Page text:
You would think that a white horse picture should be easy to spot, right? Well it turns out that true white is almost non-existent in horses. Did you know that most of the pictures of those that look that pristine color are really gray?
A truly white animal will have pink skin (and would lack pigmentation in the eyes). A gray, even though it may look light, will have dark or black skin. Many horses have truly white markings, but few are true albino.
On the picture above, you can see the pink skin on the nose, but if you look closely at the chest, it appears you can see some dark skin.
That fact doesn't change how stunning this steed is playing in the field.
This guy is a trusty beginner lesson horse that has taught scores of young students how to ride. If you look closely at his picture, you can see both pink and dark skin. He is most likely an Appaloosa breed or background.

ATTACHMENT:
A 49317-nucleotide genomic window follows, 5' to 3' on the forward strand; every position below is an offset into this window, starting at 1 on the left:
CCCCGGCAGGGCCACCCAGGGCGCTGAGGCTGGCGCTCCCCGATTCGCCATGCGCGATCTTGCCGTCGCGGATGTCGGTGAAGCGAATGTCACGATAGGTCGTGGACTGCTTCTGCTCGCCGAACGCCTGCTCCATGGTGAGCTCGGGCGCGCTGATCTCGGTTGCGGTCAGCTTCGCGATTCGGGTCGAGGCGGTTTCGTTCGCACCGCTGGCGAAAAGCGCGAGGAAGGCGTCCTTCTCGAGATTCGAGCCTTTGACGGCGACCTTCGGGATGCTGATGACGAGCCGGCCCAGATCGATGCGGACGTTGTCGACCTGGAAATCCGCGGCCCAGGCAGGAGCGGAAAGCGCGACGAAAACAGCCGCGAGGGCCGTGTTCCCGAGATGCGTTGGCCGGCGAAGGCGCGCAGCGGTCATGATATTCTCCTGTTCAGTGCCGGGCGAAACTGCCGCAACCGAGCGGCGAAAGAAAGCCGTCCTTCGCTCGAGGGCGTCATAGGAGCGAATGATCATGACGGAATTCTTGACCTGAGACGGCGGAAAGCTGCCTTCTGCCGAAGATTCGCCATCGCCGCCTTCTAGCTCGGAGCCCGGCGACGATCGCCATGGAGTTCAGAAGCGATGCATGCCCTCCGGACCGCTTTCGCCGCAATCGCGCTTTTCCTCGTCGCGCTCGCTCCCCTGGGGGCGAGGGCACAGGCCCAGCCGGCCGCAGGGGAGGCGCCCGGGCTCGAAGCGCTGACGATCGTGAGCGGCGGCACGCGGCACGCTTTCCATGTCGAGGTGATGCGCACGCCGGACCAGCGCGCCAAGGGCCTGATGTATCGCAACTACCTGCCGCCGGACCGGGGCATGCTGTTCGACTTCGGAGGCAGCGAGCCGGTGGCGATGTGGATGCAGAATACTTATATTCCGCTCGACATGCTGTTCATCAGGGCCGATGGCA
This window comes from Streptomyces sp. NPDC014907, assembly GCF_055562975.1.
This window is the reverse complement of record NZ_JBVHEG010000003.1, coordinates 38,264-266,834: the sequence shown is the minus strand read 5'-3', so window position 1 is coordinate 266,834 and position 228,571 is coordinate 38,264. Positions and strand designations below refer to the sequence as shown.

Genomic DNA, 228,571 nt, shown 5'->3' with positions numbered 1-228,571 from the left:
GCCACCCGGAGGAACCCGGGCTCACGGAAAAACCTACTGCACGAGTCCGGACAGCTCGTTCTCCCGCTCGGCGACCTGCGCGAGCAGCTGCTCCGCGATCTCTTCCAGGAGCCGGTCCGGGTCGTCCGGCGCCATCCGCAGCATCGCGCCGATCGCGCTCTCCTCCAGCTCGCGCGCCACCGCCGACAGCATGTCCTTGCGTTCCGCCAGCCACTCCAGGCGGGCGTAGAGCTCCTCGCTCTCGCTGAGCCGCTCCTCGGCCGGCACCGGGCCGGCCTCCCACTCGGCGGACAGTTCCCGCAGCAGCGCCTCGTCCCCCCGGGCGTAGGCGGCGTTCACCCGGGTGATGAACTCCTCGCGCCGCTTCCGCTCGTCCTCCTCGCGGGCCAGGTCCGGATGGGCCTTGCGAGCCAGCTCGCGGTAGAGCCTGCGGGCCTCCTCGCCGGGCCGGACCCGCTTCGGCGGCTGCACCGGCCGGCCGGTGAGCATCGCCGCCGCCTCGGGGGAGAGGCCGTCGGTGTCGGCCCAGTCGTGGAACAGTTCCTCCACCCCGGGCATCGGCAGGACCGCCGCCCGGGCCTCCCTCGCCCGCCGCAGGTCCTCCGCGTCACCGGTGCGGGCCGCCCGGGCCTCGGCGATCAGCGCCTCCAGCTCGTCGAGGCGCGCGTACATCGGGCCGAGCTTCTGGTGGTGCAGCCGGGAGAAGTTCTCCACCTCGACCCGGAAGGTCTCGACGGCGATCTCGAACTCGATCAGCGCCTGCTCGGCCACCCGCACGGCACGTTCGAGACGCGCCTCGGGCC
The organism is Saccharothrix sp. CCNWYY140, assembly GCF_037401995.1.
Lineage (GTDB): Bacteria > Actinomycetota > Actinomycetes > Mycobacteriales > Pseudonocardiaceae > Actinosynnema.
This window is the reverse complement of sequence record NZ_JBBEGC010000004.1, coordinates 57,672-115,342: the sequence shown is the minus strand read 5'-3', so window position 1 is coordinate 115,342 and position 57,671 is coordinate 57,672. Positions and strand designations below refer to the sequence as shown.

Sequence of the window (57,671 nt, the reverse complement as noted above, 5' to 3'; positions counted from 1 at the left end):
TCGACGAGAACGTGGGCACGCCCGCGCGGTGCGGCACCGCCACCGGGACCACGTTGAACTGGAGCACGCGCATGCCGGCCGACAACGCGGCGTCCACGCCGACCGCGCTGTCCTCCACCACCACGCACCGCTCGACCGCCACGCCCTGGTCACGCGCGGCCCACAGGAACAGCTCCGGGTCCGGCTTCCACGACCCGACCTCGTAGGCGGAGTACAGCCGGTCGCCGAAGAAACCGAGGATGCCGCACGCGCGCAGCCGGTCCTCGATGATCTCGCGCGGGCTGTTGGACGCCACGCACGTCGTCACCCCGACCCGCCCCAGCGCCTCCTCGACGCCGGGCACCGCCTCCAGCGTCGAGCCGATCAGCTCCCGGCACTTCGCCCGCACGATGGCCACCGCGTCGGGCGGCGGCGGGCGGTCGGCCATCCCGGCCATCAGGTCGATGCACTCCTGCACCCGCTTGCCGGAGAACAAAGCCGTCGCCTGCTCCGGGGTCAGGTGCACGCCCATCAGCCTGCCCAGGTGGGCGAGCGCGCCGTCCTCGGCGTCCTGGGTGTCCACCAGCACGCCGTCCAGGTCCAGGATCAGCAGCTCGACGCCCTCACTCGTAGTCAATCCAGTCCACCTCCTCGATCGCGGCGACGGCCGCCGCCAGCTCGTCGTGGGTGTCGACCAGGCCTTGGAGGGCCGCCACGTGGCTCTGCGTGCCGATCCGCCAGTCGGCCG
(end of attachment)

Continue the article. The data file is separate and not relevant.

This picture is of a gelding that is actually a Cremello, (opens in a new window) which is a different color caused by a double dilution of a gene. Cremello's have blue eyes. The true absence of color would be an Albino. It doesn't really happen in the equine world due to genetic defects, they don't live very long.
Want to see and read more about graying? Go here